Image Credit: Jason LaVeris/FilmMagic.comLast week’s cancellation of Huge left its dedicated fans reeling and prompted an online outcry of support for ABC Family’s charming teens-at-fat-camp drama. We chatted with star Nikki Blonsky (Hairspray) — who, as angsty troublemaker Will, gave a particularly fearless performance, up to and including a striptease down to her bathing suit — about why the world needs more Huge.
ENTERTAINMENT WEEKLY: What did this show mean to you?
NIKKI BLONSKY: I was really proud to be playing such a ballsy character like Will, who is not afraid of who she is. That’s what kids need to see instead of the typical stuff that’s on TV. I’m really proud to have the fans that we had, and I’m just honored that they watched the show and that after hearing the horrible news that it’s been canceled, they’re fighting for it with petitions and rallies. I can’t thank them enough.
How did you take the cancellation news?
It definitely caught me off guard. We were so thrilled with the reviews we got. We were so thrilled with how the media and the public were receiving it. When I got nominated after two episodes for a Teen Choice award, we thought, Oh my God, people are loving the show. We thought it was a show that was really helping kids. I still get fan mail and Tweets every day from kids saying that they’re not afraid to go to the beach in a bathing suit now or express themselves through their hair color or whatever it is they want to do. We had a show that was so different. We were the first plus-size cast, I think, ever, in Hollywood history. I just think it’s kind of sad that TV stations are a little scared of having such a different show with such different people.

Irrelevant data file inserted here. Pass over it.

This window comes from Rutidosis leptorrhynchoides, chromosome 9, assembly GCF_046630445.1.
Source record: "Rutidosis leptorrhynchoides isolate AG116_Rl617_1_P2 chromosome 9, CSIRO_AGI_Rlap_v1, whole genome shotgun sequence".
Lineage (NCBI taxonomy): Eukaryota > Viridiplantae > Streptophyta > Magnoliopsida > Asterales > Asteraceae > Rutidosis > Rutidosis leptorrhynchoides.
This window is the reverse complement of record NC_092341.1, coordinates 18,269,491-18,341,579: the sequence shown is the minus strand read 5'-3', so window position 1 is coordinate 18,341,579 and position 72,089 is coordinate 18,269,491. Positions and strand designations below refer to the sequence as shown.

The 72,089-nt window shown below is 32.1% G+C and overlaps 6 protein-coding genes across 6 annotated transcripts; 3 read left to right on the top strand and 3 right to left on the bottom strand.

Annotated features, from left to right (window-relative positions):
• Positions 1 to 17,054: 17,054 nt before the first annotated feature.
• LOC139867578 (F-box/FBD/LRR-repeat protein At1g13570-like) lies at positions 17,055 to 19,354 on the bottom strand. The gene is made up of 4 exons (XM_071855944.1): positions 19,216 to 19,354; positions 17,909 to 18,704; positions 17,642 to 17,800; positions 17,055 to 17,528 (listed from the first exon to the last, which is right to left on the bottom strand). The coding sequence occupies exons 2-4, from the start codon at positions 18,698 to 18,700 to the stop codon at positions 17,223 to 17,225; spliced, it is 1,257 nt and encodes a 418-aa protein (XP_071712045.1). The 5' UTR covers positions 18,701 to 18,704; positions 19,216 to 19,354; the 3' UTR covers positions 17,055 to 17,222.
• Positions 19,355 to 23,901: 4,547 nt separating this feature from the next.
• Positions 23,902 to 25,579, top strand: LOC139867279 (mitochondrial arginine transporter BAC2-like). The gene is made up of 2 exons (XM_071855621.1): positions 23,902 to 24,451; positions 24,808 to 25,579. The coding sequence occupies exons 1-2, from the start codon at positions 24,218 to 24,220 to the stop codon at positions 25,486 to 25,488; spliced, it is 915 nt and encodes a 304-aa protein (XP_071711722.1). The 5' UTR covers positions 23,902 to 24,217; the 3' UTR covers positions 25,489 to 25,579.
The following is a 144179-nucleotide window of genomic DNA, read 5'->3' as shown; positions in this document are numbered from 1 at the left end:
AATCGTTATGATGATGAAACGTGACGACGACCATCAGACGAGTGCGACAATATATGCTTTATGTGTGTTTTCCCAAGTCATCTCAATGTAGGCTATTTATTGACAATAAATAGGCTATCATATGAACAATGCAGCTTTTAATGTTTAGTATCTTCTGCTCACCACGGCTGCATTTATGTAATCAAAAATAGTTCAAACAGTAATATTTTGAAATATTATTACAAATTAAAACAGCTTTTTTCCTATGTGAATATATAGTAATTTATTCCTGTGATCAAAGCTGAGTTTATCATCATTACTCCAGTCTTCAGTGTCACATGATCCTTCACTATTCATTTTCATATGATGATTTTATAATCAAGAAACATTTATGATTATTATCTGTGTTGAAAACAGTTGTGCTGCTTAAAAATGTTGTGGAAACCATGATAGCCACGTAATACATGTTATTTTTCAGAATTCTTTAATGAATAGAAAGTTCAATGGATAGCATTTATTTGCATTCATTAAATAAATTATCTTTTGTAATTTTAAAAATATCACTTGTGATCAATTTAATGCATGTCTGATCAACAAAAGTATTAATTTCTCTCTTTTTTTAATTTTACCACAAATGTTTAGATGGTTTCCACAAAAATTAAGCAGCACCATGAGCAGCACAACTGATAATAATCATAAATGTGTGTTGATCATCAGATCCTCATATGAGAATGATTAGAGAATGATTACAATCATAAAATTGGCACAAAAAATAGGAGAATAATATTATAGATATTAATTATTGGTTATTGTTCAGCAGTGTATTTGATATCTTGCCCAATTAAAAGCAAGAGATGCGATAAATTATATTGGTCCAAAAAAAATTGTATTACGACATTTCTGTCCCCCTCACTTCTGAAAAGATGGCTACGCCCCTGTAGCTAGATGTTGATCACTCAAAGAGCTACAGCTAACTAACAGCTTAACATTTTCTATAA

Why do you think it’s so important to have a cast that looks different from the model-skinny-and-pretty mold?
It’s so important to see variety on TV, because that’s what America is all about. It’s like if a restaurant always served apple pie. At first it could be very appealing, but after a while it’s going to get boring. When you have all these different-looking people who are talented, why not give them the same opportunity to show that? I know when I turn on a TV show and there’s a bunch of really, really pretty people who are not my size, it can be somewhat depressing and upsetting. I can’t relate.
What will you remember most from your time on the show?
My favorite part of working on Huge was working with Paul Dooley [who played camp cook Salty]. He was just the best. Our scenes, he just always brought out the best in me, and we would just always have the best time together. We did Hairspray together, and when I found out Paul was going to be playing Salty, I freaked out. Honestly, I’ve just learned so much from watching him work, because he is such a legend. He really just made me feel at home. Ironically, I was always butting heads with Gina Torres’ character, but she was my other favorite. I’m so happy that at least that’s how the show ended, with me and Gina sitting, looking at the stars, because she literally is an angel in my life. So for me to share the last moment of Huge with the person I adored the most next to Paul, that meant a lot to me.
How hard do you think it will be to find another role like this?
It’s an interesting, tricky little business I’m in. It’s crazy. One day you’re at awards shows and people are loving your TV show, and the next minute you’re sitting at your parents’ house going, “Why did this happen and how did I get here?” I have to say I’ve been very fortunate in my career to have played really wonderful young ladies between Tracy Turnblad and Will Rader, who are complete opposites. There aren’t a lot of well-written roles for women of a curvier stature in my age bracket. But if anybody in Hollywood has any guts, they’ll write a new character for a new TV show. I think the business should focus a little more on talent and a little less on looks.